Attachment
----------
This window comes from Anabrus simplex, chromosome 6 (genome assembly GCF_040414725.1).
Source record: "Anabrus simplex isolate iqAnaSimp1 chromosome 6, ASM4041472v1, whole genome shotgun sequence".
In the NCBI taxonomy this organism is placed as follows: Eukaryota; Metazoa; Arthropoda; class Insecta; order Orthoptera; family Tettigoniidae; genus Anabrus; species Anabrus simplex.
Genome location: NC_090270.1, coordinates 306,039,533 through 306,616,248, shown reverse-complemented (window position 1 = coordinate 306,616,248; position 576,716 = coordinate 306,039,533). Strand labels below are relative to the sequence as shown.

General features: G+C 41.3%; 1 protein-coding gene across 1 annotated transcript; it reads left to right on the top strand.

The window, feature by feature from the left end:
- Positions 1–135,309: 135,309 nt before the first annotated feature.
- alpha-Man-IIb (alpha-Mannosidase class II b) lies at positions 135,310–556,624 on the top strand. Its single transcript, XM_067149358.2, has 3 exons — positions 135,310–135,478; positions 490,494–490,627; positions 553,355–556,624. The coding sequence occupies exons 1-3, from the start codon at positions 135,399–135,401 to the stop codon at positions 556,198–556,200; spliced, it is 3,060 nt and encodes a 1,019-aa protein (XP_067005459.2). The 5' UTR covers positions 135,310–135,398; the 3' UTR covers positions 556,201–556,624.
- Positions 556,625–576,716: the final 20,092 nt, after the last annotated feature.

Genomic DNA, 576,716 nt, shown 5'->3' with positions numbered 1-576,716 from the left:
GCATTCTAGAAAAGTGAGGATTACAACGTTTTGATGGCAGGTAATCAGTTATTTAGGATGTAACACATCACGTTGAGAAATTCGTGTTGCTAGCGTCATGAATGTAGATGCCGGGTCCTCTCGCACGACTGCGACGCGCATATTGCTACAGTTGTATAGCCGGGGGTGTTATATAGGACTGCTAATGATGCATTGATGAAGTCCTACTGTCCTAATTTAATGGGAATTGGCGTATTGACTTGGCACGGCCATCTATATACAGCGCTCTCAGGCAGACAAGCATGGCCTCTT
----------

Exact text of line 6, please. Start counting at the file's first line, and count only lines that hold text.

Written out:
The window, feature by feature from the left end: